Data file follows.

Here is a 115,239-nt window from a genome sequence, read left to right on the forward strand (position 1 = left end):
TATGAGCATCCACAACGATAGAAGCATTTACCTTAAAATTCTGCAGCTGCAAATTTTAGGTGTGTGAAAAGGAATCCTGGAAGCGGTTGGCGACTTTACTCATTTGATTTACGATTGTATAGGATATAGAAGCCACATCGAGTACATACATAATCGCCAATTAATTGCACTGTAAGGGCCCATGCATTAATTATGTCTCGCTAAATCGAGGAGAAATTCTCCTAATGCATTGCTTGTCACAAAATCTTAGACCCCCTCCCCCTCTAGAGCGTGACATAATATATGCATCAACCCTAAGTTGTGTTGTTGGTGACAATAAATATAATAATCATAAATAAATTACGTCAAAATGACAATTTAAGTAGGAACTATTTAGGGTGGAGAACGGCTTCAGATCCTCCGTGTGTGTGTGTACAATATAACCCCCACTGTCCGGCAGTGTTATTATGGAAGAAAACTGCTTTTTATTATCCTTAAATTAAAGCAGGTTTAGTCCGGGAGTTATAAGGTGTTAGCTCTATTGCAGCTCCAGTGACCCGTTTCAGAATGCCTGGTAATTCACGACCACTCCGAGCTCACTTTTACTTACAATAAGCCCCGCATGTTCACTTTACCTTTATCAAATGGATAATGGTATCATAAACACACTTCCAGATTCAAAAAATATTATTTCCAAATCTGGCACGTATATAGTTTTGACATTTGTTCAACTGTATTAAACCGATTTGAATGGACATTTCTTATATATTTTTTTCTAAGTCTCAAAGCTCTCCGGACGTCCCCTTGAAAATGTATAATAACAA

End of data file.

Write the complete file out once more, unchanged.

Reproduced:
Here is a 115,239-nt window from a genome sequence, read left to right on the forward strand (position 1 = left end):
TATGAGCATCCACAACGATAGAAGCATTTACCTTAAAATTCTGCAGCTGCAAATTTTAGGTGTGTGAAAAGGAATCCTGGAAGCGGTTGGCGACTTTACTCATTTGATTTACGATTGTATAGGATATAGAAGCCACATCGAGTACATACATAATCGCCAATTAATTGCACTGTAAGGGCCCATGCATTAATTATGTCTCGCTAAATCGAGGAGAAATTCTCCTAATGCATTGCTTGTCACAAAATCTTAGACCCCCTCCCCCTCTAGAGCGTGACATAATATATGCATCAACCCTAAGTTGTGTTGTTGGTGACAATAAATATAATAATCATAAATAAATTACGTCAAAATGACAATTTAAGTAGGAACTATTTAGGGTGGAGAACGGCTTCAGATCCTCCGTGTGTGTGTGTACAATATAACCCCCACTGTCCGGCAGTGTTATTATGGAAGAAAACTGCTTTTTATTATCCTTAAATTAAAGCAGGTTTAGTCCGGGAGTTATAAGGTGTTAGCTCTATTGCAGCTCCAGTGACCCGTTTCAGAATGCCTGGTAATTCACGACCACTCCGAGCTCACTTTTACTTACAATAAGCCCCGCATGTTCACTTTACCTTTATCAAATGGATAATGGTATCATAAACACACTTCCAGATTCAAAAAATATTATTTCCAAATCTGGCACGTATATAGTTTTGACATTTGTTCAACTGTATTAAACCGATTTGAATGGACATTTCTTATATATTTTTTTCTAAGTCTCAAAGCTCTCCGGACGTCCCCTTGAAAATGTATAATAACAA